1 June 2018: As cities grow to accommodate our global population of nearly 10 billion by 2050, innovative policy solutions are essential for a sustainable urban future. Challenges include impacts on urban health, climate change, social justice and urban governance, a University of Canberra urban planning expert said.
In a comment article published in Nature Communications, Professor Barbara Norman said as cities increase in population, power and wealth, they are more likely to set their own urban futures and increase their autonomy.
However, the University’s Foundation Chair of Urban and Regional Planning argued that collaboration with all levels of government will lead to better outcomes.
“Cities will remain, in my view, part of a complex set of environmental and social systems and as a result, will continue to be influenced by the actions of higher levels of government,” Professor Norman said.
“While cities can undertake significant local action on urban sustainability, they will continue to rely on national governments for investment in critical infrastructure including defence, energy, water supply, communications and rapid transit.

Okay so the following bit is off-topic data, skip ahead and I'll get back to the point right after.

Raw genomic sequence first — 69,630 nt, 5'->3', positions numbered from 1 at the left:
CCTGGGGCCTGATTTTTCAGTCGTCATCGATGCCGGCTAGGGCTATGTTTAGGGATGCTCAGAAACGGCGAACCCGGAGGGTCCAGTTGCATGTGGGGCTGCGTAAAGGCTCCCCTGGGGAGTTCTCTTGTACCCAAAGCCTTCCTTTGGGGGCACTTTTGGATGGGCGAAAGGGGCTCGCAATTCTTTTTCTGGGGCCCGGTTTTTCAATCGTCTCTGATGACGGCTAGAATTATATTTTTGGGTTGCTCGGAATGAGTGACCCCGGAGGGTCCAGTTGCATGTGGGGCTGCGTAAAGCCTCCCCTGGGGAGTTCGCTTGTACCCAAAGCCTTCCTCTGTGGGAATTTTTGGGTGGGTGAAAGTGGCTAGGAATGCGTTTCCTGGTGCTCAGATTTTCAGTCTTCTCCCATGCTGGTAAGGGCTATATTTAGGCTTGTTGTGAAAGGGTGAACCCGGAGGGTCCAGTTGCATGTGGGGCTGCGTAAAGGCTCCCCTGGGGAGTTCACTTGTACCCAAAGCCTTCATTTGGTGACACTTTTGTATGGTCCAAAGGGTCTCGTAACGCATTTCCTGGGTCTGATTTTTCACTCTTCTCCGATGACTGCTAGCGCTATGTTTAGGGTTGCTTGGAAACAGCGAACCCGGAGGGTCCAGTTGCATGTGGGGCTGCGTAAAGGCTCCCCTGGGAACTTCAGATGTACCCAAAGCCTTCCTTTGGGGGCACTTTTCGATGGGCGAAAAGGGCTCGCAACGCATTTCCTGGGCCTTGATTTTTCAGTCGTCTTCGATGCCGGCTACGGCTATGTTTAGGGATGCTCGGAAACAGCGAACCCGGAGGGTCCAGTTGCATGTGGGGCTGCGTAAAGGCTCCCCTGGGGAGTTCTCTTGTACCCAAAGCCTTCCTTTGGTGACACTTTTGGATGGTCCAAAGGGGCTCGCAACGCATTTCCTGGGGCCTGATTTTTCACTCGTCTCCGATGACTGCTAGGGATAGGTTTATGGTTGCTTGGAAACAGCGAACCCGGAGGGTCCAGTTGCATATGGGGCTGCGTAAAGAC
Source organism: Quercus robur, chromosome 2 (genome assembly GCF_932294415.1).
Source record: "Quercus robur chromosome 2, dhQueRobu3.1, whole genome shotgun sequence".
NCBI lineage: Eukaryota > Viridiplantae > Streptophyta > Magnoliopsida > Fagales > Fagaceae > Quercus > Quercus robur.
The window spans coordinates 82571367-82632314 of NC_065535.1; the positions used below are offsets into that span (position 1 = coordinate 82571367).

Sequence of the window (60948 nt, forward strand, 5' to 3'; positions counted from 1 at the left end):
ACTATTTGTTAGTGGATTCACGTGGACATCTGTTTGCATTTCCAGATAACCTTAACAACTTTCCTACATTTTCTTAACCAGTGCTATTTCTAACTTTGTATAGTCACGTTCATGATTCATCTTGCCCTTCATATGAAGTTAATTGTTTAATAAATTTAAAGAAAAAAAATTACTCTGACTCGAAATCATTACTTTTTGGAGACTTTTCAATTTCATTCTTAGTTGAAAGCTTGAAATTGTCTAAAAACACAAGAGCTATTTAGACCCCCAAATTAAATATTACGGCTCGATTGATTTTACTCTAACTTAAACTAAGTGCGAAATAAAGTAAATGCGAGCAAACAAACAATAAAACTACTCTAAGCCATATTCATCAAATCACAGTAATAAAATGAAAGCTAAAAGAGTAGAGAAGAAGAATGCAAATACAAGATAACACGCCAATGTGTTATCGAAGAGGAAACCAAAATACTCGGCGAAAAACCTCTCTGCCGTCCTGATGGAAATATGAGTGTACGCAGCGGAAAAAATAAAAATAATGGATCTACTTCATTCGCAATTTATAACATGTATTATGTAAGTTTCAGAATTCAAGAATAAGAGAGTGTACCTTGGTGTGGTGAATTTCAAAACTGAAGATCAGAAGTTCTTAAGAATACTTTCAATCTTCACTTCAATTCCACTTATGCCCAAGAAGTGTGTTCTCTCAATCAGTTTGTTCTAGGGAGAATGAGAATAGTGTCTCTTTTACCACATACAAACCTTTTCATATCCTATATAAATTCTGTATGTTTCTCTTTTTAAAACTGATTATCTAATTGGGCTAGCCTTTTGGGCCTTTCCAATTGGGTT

“Where national strategies are aligned to local action, a great deal more can be achieved.”
In her latest book, Sustainable pathways for our cities and regions: Planning within planetary boundaries, Professor Norman outlines seven pathways for a more sustainable future:
(i) Planning within planetary boundaries
(ii) Long-term vision with targets;
(iii) Adaptive integrated planning;
(iv) National sustainable development strategies;
(v) Net zero carbon precincts;
(vi) Innovative platforms for collaboration and evaluation; and
(vii) Green growth, i.e. planning.